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Life After Bankruptcy

Life after bankruptcy may be challenging, and there are some important things to remember as you begin to move on. Keep reading to learn more.

Credit After Bankruptcy

One of the main aftereffects of bankruptcy is a lower credit score. While bankruptcy doesn’t obliterate credit, it will lower your credit quite a bit. However, while your credit score may be lower, you can still apply for a secured credit card to help you pay for expenses.

Most credit cards will be out of reach until you can rebuild your credit score, but secured credit cards require a safety deposit in exchange for a credit line. In other words, if you pay a deposit of $1,000, you can access a credit line for the same amount.

Mortgages, Loans, and More

Once you start working on your credit score, you may qualify for some loans. Traditional loans and mortgages are difficult to get for a few years after bankruptcy, but if you can prove that you are diligently working to improve your credit, you’ll be able to qualify for a loan in no time.

Until you can qualify for a loan or mortgage, renting may be the best option for finding a new residence. Most apartment complexes won’t accept a potential resident without good credit unless you can provide several months of rent upfront. Before you attempt to rent an apartment, be sure that you have enough money set aside to cover the down payment. Some renters use a rent support service to help you use your rental payments to build up your credit quicker.

Job Searching

Bankruptcy won’t disrupt the job search unless you’re applying for a financial position. If you’re an aspiring fiduciary, accountant, or investor, bankruptcy could seriously hamper your employment efforts.

Nearly every employer nowadays performs a background check on applicants. While many positions don’t require a search of your financial history, some employers may view bankruptcy as a red flag even outside the finance world. That said, preparing responses to inquiries from employers if they ask about your past money problems is a must. If issues beyond your control contributed to your situation, the hiring manager would likely be forgiving.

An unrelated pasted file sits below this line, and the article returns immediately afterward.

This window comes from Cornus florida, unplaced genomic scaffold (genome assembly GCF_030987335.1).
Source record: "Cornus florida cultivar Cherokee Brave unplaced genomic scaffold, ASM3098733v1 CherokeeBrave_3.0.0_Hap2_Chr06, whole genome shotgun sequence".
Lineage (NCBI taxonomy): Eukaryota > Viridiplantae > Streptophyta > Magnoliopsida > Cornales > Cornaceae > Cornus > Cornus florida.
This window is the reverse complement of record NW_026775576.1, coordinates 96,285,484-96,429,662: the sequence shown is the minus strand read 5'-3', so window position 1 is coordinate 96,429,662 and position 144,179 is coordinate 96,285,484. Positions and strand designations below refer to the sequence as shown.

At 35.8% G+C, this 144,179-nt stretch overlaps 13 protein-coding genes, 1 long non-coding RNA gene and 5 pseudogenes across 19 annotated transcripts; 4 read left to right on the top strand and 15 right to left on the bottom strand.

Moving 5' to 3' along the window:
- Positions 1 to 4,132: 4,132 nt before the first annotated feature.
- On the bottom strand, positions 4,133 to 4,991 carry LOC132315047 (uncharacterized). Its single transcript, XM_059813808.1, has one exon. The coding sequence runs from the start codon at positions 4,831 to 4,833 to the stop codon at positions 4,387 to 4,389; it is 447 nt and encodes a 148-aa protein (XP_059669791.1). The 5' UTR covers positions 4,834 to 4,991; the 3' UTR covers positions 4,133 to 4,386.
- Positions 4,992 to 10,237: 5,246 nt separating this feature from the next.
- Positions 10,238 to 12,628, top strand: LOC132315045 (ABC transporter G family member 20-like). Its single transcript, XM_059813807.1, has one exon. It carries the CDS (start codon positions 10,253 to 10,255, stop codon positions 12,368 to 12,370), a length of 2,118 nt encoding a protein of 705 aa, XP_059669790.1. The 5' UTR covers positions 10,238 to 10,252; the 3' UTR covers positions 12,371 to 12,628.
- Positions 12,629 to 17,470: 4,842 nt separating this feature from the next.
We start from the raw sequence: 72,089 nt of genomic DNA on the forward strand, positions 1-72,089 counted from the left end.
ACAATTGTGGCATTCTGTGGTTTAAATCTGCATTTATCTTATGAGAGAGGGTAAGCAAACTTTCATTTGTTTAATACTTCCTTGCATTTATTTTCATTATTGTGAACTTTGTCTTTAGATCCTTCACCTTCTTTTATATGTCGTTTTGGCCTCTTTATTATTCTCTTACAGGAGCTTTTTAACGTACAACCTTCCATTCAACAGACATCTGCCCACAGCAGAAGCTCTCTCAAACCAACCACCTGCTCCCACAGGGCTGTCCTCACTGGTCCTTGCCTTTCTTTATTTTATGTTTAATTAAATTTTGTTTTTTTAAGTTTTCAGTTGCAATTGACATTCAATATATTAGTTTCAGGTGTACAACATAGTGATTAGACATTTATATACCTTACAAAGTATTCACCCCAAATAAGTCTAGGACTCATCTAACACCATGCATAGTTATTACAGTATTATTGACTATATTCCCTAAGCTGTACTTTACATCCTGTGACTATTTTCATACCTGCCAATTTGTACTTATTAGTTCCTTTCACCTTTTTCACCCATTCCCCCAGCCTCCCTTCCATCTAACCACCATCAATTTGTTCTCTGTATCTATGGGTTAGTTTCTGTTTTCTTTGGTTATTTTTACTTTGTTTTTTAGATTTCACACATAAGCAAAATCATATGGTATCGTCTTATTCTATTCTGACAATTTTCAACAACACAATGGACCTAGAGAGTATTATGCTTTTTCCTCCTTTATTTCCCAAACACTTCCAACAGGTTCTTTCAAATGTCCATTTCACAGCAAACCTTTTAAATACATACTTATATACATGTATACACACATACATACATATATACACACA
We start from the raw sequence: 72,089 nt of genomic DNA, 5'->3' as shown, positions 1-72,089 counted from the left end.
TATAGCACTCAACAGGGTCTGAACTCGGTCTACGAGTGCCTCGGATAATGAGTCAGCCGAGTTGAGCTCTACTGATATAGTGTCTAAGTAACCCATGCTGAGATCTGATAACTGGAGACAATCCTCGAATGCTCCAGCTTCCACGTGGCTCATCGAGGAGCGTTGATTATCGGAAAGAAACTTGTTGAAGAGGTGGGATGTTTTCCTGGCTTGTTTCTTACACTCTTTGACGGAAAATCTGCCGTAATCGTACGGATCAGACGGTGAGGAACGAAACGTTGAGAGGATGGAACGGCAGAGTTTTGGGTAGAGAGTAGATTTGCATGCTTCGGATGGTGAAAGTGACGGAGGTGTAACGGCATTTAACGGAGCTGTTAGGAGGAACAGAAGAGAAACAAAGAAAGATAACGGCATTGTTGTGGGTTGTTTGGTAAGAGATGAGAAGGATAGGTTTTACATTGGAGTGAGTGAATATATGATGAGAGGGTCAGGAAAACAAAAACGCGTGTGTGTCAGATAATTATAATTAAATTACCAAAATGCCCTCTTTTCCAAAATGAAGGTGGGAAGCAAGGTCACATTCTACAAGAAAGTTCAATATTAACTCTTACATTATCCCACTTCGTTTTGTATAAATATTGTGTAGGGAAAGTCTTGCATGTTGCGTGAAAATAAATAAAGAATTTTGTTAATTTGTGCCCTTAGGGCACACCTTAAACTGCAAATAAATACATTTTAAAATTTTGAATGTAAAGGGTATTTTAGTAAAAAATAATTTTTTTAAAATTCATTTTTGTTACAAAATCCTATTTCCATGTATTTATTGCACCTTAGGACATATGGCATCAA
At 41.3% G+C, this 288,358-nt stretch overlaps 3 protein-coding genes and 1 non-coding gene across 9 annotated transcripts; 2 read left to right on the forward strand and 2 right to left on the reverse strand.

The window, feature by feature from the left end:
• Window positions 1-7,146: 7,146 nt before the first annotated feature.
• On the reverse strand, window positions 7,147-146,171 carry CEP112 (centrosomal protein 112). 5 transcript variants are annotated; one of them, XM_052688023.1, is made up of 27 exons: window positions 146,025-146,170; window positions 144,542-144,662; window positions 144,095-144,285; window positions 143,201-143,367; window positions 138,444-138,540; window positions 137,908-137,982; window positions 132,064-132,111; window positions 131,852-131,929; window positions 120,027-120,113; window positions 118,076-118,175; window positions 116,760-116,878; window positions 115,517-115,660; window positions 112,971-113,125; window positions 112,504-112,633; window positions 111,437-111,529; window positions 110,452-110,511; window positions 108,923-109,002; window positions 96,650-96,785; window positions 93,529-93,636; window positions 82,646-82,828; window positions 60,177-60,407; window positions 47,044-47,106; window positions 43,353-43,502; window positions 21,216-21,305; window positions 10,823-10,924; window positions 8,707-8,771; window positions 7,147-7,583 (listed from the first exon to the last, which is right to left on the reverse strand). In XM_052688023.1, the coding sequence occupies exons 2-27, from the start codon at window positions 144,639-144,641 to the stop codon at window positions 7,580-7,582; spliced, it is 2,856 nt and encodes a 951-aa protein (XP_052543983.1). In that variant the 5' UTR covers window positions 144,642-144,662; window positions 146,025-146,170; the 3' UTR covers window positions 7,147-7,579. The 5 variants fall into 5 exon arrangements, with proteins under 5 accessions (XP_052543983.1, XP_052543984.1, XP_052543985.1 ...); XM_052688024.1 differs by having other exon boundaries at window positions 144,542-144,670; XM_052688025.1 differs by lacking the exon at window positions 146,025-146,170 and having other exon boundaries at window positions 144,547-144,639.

Always research a position ahead of time to see what the company looks for in a candidate, in addition to what they search for in a background check. Financial positions, in particular, will have preferences regarding financial history, so study up before you apply!


Starting a business is challenging at the best of times, but if you’ve filed for bankruptcy in the past few years, getting your idea off the ground may be challenging to say the least. Business loans and lenders are particularly picky when it comes to investments. Lenders are unlikely to offer you a business loan or investment for several years after completing your bankruptcy case.

Some creditors boast open-minded lending practices, but be aware that these lenders offer sub-prime loans that are collateralized. This means that in exchange for the funding, you have to put your car or house on the line as collateral if things go wrong. These loans are high-risk, so it’s best to avoid them if possible.

The Bottom Line

The most important thing to remember is that life after bankruptcy won’t be difficult forever. You will be able to recover and move on from hard times. With the proper guidance, you can find yourself in better standing sooner than you think and on your way toward financial security.